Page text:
Thursday, February 3, 2011
Anti-Neuromancer: Norman Rockwell's Comeback
image credit: public-domain image from Wikipedia
The BBC carries this story today about the "curious resurgence" of Norman Rockwell's artwork.
Disclaimer: Rockwell is a guilty pleasure for me. I love the man's gentle sense of humor. But back to the Gibsonian connection: there's not a thing curious at all about the renewed interest in Rockwell's art.
In a present that looks so difficult, and a future that appears bleak if you ask most any SF writer, why not return to an invented world that was a pastiche of actual pre-Counterculture events but framed so that it looked typical?
Rockwell does grate on me at times. In none of his works do I see my Arabic-speaking grandmother and my dad, both hungry enough in the early 1930s to rely on an urban waste-spot for picking dandelion greens. I don't see dad's daily onion sandwich (to his death, he really hated onions).
But I have to put aside my Cybperpunk preference for dark visions and say, "many folks need this stuff and I enjoy it, too."
Or are such delusions dangerous? As a Peak Oiler who thinks the current downturn is a symptom of longer-term hardships to come, and that technology will not solve but merely mitigate the worst effects of oil depletion and climate change, I wonder if visions of a past-that-never-really-was don't lull us into thinking we could somehow remake it.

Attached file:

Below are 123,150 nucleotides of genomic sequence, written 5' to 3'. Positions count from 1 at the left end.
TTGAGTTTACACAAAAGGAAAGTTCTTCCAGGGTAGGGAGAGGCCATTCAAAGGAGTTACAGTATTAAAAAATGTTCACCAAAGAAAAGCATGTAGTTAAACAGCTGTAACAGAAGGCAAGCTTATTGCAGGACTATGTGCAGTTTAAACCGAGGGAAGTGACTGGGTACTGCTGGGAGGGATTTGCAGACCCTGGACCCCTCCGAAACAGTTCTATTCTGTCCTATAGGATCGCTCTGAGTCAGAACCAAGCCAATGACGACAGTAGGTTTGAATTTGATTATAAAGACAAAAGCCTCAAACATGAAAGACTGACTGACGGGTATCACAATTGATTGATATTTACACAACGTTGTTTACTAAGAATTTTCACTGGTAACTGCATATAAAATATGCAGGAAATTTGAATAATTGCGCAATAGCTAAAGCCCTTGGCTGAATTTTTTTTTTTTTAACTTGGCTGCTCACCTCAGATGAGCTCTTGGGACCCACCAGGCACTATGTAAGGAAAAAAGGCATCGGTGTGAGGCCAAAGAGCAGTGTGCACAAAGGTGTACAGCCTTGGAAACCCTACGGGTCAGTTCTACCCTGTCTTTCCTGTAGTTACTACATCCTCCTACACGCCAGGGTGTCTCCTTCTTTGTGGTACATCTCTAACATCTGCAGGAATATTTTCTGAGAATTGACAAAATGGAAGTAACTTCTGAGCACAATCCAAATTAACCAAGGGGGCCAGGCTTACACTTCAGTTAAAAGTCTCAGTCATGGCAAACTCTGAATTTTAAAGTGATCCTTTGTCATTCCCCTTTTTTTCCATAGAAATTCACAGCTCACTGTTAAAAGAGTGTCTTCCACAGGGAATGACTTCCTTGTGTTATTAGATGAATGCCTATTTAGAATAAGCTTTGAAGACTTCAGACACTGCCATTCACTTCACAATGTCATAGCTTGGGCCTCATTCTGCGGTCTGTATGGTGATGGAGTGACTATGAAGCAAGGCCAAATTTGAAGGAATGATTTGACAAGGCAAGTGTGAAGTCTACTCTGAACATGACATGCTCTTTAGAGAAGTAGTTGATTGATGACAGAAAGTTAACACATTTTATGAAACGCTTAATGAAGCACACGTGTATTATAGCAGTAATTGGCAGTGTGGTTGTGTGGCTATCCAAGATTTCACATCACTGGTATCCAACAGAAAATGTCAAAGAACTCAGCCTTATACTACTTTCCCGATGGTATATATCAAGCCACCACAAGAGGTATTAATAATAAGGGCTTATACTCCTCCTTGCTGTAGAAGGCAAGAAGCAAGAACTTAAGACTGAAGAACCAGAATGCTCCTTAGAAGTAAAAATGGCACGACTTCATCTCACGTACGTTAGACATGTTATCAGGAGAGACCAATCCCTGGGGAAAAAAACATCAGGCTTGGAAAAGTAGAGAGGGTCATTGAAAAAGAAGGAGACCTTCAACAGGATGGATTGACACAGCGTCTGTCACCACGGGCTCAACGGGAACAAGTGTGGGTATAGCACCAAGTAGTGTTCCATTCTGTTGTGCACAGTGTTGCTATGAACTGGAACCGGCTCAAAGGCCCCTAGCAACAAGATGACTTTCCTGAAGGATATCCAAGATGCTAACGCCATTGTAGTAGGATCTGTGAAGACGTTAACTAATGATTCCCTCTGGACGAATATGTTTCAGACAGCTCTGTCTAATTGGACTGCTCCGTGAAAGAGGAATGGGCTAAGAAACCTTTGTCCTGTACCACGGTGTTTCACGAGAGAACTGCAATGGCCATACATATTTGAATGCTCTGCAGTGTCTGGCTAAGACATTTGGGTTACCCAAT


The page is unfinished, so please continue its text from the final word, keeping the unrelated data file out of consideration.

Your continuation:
Or perhaps we can still enjoy Rockwell for what the work is: comforting eye candy. Perhaps it is a brand of eye-candy with something more substantial inside. I find hope in a statement made by David Kamp, quoted in the Beeb's story:
"To go back to Rockwell's vision of the more community-based, and modest, American Dream has the appeal it might not have held five or six years ago."
That would be welcome news after a time with bloated Hummers with single-digit fuel economy and outsized, land-gobbling McMansions defined US life.
Rockwell's vision might have been middlebrow and whitebread, but it was modest. That's not been a signature trait in our self-invention of American identity for a while. Like thrift and economy, it may make a comeback.
I believe that identity is invented, in real life as well as in virtual worlds, so Rockwell's return offers some hope.
Have a look at the online gallery at The Norman Rockwell Museum and see how his work moves you.